How To Deep Clean Your Bathroom

How To Deep Clean Your Bathroom

If you are stuck at home with the current Coronavirus lock down you might want to use the time to do a deep clean on your house. With the run on cleaning products did you know you can get great results with some alternatives . It’s nothing to worry about, however, as by following our comprehensive guide, you’ll have a fresh and clean bathroom in no time.

How to Clean the Toilet

Pour a cup of baking soda into the bowl of the toilet and let it sit there for a few minutes (baking soda is a fabulous cleaning agent because it’s a mild alkali, which causes dirt and grease to dissolve in water. It also neutralises offensive odours).

While the soda is sitting in the bowl, generously spray the cistern, the handle, the seat (the top and underneath), the lid and the outside of the toilet bowl/base with an anti-bacterial or all-purpose cleaner. Leave it to work for a couple of minutes.

Use the toilet brush to scrub around the bowl and under the lip (if your toilet has one).

Use a damp cloth to wipe the handle, the cistern and the inside of the lid. Use a different one to clean the outside of the bowl and the seat. Rinse the cloths thoroughly in-between each use and clean the different areas in the order shown so that you’re not spreading germs around. These cloths will now need to be put in a bucket of hot water and bleach and then washed on a hot wash to destroy any germs. You could use disposable wipes to clean these areas if you don’t like the idea of using a cloth but disposable wipes are bad for the environment; as long as you practise good and sensible hygiene, using a cloth shouldn’t be a problem.

Next, it’s time to clean the toilet brush (this should be done after every use). Secure the brush handle in-between the now-clean seat and the base and ensure the brush itself is hanging over the bowl. Pour bleach onto the bristles and let it stay there for a couple of minutes.

How to Get Rid of Mouldy Grout

Grout is extremely porous and therefore susceptible to bacteria growth. Remedy this by dipping a toothbrush into neat bleach and scrubbing any afflicted areas. Rinse. Ensure that you keep the room fully ventilated while you do this.

How to Clean the Sink

Pour a cup of baking soda or distilled white vinegar down the plug hole and then pour boiling water down to flush through. Use a clean, damp cloth and anti-bacterial spray to clean the taps and the bowl. Use an old toothbrush to scrub the hard to reach places, such as behind the taps or the area where the tap(s) meet the basin.
How to Clean the Bath

Cleaning the bath after every use is usually enough to keep it clean, but if you want to give it that extra bit of sparkle, simply fill the bath with hot water then drain. Spray bathroom/all-purpose cleaner around the bath and leave to work for ten-twenty minutes. Scrub then rinse and biff dry.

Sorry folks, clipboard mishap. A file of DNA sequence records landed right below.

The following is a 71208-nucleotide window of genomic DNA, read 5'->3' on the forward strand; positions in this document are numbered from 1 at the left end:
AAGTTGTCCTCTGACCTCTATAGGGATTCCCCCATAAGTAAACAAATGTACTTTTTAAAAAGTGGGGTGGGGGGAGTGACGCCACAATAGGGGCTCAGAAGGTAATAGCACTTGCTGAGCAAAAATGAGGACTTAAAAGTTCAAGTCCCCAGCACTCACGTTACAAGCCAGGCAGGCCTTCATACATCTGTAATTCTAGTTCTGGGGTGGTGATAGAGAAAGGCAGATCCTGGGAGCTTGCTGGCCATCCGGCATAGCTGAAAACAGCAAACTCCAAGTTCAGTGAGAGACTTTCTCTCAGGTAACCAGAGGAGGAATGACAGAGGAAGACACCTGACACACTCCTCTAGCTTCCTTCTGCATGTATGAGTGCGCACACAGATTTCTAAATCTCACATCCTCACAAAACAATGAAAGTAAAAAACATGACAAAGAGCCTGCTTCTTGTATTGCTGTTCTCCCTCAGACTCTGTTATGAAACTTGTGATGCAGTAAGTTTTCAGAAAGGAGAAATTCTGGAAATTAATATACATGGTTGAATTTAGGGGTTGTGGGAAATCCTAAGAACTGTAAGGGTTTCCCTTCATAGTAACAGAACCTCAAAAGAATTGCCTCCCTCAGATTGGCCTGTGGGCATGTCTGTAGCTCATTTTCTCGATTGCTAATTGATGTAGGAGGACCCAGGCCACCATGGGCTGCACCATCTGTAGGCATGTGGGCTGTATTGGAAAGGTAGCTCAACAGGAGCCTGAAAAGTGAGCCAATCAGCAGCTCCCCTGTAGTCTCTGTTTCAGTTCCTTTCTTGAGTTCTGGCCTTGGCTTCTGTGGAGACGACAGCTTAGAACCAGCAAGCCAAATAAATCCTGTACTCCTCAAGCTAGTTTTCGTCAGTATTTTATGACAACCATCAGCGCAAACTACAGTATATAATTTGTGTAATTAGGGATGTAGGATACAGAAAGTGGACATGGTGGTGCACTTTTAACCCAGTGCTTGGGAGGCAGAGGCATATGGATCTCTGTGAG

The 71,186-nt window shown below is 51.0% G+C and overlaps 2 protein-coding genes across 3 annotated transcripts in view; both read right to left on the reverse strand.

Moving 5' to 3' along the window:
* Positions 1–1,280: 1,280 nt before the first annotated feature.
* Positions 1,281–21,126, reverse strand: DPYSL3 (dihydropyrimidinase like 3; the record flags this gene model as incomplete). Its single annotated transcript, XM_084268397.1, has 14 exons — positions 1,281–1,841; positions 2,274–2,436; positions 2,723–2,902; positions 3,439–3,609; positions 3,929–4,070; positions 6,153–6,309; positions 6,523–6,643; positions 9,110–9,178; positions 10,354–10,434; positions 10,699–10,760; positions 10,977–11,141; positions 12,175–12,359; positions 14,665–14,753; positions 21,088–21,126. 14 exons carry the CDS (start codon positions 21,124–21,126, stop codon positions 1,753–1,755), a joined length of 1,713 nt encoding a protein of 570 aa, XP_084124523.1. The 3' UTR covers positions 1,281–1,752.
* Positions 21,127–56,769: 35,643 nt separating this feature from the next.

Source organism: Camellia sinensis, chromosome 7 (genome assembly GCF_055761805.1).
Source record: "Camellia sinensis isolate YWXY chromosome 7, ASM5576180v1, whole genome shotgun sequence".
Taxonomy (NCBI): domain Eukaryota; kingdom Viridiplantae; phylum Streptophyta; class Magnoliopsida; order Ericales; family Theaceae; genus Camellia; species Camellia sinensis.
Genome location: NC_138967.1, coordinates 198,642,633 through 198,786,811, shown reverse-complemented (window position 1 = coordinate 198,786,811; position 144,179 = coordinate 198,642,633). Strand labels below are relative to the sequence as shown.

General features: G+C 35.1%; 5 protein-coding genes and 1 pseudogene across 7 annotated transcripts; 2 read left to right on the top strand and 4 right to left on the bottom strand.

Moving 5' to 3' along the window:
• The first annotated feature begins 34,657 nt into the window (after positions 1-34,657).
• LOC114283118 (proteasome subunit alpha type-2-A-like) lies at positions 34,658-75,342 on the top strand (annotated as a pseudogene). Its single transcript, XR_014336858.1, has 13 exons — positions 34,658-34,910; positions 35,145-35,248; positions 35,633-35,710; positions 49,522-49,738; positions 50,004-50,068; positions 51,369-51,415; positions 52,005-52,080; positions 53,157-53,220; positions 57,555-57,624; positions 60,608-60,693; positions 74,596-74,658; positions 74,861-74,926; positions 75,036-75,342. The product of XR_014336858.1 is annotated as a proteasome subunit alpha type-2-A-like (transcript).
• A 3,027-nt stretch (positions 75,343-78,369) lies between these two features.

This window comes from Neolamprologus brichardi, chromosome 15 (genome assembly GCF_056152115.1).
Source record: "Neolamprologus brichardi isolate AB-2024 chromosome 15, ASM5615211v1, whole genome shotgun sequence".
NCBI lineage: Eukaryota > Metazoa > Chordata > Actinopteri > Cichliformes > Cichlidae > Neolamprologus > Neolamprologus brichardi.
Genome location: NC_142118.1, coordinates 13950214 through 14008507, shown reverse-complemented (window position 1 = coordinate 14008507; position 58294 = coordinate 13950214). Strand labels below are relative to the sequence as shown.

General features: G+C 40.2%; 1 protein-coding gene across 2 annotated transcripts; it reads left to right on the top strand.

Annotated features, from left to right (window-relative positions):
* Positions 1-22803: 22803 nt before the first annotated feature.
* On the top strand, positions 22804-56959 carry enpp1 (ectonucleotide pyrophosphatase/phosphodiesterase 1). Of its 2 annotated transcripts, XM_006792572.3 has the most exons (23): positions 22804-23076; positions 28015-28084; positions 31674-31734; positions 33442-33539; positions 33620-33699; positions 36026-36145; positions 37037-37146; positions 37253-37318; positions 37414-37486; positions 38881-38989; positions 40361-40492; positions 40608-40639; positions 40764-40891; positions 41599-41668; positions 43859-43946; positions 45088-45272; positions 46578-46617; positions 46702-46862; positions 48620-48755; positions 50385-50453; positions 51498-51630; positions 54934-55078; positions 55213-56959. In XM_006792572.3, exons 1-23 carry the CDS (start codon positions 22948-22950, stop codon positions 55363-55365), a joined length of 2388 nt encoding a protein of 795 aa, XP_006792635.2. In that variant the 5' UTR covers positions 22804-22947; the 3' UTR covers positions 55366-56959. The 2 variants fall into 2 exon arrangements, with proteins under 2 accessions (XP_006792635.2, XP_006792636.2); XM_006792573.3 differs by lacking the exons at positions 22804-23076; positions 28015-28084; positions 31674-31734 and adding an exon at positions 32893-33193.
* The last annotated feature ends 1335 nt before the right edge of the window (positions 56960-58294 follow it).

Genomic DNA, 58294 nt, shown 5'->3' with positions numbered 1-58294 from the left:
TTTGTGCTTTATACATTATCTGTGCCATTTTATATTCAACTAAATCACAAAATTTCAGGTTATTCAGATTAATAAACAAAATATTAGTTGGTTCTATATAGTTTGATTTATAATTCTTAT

How to Clean the Shower

Remove the shower head and hose and immerse in a large bowl of white vinegar. Leave the vinegar to work its magic overnight or for at least eight hours. Reattach and then run the water ro rinse.

Clean shower curtains by removing and putting in the washing machine on a hot wash along with your regular detergent. If your curtain has any mould or mildew, depending on your washing machine model, you can add a couple of squirts of bleach in with the detergent, which should get rid of the mould, but be sure to put your machine on an empty wash after to get rid of any bleach residue. Simply hang up the curtain again in order to dry.

Shower doors can be cleaned using a mixture of one cup of baking soda with three drops of distilled vinegar. This paste can be applied directly to the doors and fittings and left to work for an hour. Wipe the paste with a microfibre cloth to get rid of water marks and dirt, then rinse and buff dry with a clean and dry microfibre cloth.

How to Clean Walls, Tiles and Ceilings

Spray all wall, ceiling, and tile surfaces with all-purpose cleaner. Ensure the shower is at its hottest setting and then turn it on. Leave the room for five minutes while the steam builds up (and to safeguard you from vapours from the cleaning product).

Turn the shower off and leave the room again, this time for twenty minutes, which will allow the steam and the product to work together. Wipe down all the surfaces with a clean, dry cloth (if you need to open a window while you do this, that’s fine). Use a clean mop to reach the ceiling if it’s too difficult with a cloth.

How to Clean the Bathroom Vent

The bathroom vent is something a lot of people overlook when cleaning their bathrooms, but it does the really important job of helping to reduce mold and mildew, but it’s also a great harborer of these particles. Bathroom vents should be cleaned regularly in order to maintain their effectiveness and to ensure they’re not detrimental to health.

To clean the vent, simply ensure the vent is turned off (most vents come with an isolator switch), remove the cover and soak it in a bowl or bucket of hot water and washing up liquid. Use a brush and a toothbrush to remove excess dirt from the blades, then wipe with a damp cloth. Remove dust from any other nooks and crannies with an old (but clean) toothbrush and hoover up any excess. Use a clean cloth to clean the cover in the bucket, remove and dry. Once every bit is completely dry, put the cover back and use as normal.